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Watson Institute for International Studies, Brown University


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virtually material

Ian R. Douglas is director of the power foundation, <www.powerfoundation.org> and visiting scholar at the Watson Institute for International Studies, Brown University. He is currently working on a project entitled "The Birth of Biokinetic Society", which is part of a broader project entitled "On the Genealogy of Globalism".

by Ian R. Douglas

The following are notes submitted for the summary report of a MacArthur foundation workshop on virtuality held at Brown University in the Fall of 1998


I argued in my comments that virtualization begins when the human animal begins to make promises and contracts. I argued that this emerges in its modern sense at the end of the Middle ages, when sloth becomes the first, and deadliest, of the Deadly Sins (cf., Johan Huizinga). Virtualization begins therefore with the discovery of work. I argued that the roots of this translation are in the complex interplay of concepts between the Scholasticists and the theological paradigm dominant at the time. The Scholasticists begin to chart the ways in which the transcendental can be practical, in other words material. The transcendental for them—defined as the ‘virtual’ (God)—is not opposed to the real, but rather to the actual, of which, nonetheless, it is a constituent and necessary condition (cf., Duns Scotus). This theoretical and theological thought lays dormant for just over two hundred years, but begins to reemerge in the practical actions of a range of city governors, princes and consuls; especially in relation to the problem of idleness and civil security. With the notion that idleness is an affront—or hubris—against God, the way is opened for something like a "political imaginary" that will be at once transcendental (in it’s attempt to organize the perceptual, linguistic schema of existence) and practical (in it’s application to the world of men). I suggested that the long history that Nietzsche termed the rise of "mnemo-technics" (the burning into memory of codes, disciplines, aptitudes) begins here, and finds its key theological and philosophical justification somewhere in the nexus between these practical and theological conceptions of the virtual. I then suggested that if we were to reconstruct the genealogy of virtualization we’d do well to keep in mind this way in which, at the beginnings of modernity as we know it (the transition from the Middle ages to the Renaissance), the transcendental is seen in material terms; or at least in no ways separated from the material. In short, the conquest of the material world (of bodies, flows, resources, landscapes) depended on this translation.

From here I suggested that the history of the organization of the material world (especially bodies, populations) was in some senses a project of "virtualization". By this I mean a practical project in the interconnection of the transcendental with the material. Something close to a "practical imaginary" emerges alongside the historical imaginary that was—previously—the domain of the transcendental (cf. Michel Foucault). We see this in the emergence in particular of medical and scientific, pathological, knowledge of the body; from Versalius’s first public anatomy to the aesthetics of Leonardo’s bodies of sinew and muscle; from the new focus on military training to the organization of urban space.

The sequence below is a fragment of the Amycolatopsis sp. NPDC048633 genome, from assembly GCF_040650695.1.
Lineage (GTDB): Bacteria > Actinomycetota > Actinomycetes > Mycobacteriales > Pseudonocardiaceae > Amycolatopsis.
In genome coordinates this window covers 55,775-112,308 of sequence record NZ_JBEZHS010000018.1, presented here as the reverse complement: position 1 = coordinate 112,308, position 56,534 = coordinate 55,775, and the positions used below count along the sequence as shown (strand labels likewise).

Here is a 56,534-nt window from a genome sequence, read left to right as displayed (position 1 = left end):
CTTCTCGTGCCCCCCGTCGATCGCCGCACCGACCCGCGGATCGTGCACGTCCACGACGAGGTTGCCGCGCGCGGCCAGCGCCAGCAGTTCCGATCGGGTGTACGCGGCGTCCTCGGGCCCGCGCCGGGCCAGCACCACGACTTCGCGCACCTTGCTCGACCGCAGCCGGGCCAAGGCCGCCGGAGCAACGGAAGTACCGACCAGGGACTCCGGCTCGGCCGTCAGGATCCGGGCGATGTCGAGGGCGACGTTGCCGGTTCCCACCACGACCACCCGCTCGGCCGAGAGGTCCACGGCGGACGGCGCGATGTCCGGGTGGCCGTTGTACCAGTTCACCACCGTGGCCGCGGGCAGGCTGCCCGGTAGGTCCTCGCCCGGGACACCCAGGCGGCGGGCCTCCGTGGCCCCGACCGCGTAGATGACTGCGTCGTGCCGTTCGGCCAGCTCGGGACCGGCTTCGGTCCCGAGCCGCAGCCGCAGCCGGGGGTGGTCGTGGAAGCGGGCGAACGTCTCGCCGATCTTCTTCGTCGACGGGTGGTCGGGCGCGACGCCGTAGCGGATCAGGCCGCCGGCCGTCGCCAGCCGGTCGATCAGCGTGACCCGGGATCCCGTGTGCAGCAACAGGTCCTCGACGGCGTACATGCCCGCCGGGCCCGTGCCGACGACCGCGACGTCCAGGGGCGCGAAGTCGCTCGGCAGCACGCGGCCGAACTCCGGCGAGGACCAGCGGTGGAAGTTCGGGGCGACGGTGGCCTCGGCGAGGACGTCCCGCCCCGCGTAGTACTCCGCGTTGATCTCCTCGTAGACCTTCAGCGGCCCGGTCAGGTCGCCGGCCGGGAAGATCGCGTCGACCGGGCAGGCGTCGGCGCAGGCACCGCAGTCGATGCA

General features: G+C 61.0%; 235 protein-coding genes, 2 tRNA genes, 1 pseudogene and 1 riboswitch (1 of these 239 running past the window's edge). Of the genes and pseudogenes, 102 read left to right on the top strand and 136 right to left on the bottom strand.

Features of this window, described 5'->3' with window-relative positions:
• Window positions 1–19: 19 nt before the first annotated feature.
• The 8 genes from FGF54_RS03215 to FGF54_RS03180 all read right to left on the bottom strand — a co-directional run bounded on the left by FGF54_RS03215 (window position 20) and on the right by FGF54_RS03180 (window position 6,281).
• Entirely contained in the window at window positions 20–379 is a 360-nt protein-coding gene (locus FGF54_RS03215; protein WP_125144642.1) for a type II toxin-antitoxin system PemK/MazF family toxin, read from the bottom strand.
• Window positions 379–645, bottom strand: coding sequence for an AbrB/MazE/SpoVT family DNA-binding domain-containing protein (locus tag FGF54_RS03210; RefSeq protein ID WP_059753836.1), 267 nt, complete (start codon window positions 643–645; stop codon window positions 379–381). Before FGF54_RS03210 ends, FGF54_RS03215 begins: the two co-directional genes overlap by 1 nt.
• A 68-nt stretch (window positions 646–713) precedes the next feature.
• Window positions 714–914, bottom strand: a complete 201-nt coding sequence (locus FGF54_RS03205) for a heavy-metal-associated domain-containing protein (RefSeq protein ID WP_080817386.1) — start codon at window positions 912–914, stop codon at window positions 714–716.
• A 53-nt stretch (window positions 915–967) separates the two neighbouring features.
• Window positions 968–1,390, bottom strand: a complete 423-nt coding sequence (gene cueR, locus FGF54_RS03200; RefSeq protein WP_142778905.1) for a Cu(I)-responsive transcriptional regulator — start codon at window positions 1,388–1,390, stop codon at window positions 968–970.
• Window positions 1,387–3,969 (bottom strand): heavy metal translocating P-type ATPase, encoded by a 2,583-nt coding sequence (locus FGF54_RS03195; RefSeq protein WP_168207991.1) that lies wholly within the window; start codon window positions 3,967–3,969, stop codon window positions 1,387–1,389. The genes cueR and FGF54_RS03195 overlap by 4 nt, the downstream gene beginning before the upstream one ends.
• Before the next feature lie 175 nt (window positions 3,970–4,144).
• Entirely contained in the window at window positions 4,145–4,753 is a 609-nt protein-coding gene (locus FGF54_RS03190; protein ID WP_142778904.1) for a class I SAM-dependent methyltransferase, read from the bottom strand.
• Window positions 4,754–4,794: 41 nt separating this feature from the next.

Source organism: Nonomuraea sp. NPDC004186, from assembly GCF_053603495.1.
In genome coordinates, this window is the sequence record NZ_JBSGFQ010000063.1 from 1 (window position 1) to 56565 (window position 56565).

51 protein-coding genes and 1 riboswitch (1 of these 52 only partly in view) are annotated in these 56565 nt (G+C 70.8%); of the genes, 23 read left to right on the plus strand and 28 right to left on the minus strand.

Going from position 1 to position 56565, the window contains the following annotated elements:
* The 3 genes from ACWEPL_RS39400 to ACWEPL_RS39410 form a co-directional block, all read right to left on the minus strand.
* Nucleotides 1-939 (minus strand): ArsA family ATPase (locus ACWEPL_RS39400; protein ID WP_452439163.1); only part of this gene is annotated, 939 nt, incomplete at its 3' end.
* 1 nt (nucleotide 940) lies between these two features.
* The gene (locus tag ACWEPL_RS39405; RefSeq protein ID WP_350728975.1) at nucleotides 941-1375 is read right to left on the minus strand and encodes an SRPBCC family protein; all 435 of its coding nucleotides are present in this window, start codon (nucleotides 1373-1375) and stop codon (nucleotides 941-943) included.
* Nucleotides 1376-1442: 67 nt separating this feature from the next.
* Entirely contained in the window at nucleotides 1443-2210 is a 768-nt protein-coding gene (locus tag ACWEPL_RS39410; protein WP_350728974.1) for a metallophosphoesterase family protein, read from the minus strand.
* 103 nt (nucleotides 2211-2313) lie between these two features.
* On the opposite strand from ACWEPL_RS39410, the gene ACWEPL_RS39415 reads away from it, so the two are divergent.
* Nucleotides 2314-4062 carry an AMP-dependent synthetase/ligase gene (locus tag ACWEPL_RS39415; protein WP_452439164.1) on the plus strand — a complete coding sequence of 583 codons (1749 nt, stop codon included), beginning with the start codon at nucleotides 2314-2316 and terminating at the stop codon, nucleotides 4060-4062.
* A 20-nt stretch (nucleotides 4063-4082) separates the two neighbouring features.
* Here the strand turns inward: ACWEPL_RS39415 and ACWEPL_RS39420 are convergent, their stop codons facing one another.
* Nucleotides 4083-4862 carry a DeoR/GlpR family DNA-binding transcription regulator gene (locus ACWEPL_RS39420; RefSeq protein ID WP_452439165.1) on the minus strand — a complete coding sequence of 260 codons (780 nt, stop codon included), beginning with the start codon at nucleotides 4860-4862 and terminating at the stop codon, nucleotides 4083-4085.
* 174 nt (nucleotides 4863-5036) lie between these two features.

Somewhere in the rise to dominance of this practical imaginary the question of the material wins out over theological as the first domain of intervention; especially in the domain of politics, and the new emergence of what would become—later—to be known as ‘economy’. This is not to say that bodies were more important than minds, but rather that it was through the breaking, the taming of bodies that minds would be brought to reason (cf. Descartes, and later Kant). I suggested that ‘virtualization’, properly understood, might be a useful term to describe this practical organization of bodies from the beginning of modernity. At a certain point in the middle of the 18thC (a threshold which cannot actually be dated precisely, but nonetheless is apparent, if we allow ourselves to step back and see the overall effect) this practical organization of bodies reintegrates itself with the theological discourse of the virtual that was that of the Scholasticists. It does so by taking as it’s first duty the ‘care’ of the populace (omnes et singulatim). The political not so much breaks from the theological as takes on certain of the theological’s key technologies and aims. The virtual reemerges—though this is an unwritten emergence—in the discourse of state order. Man, conceived as a working machine, populations conceived as working machines, will be at once ordered and placed in the moral geometry of the virtual, or the Godly (reconceived slightly as the celestial). The state actually begins to base it’s legitimacy on the virtual (the rise of vitalism is especially important here). I suggested that it is at this point—though this is a difficult point to prove—that we see the emergence of a second face to "virtualization"; this being "disappearance". I mean by this the absolutely conscious state project of not only disciplining and ordering populations, but disqualifying them in favour of itself. Virtualization—or becoming virtual—(a question once of penance to God directly) becomes a question of "making tranquil" the "state of things" in general. In short, replacing the human body with certain movements, structures of command, along the lines of the ‘state axis’.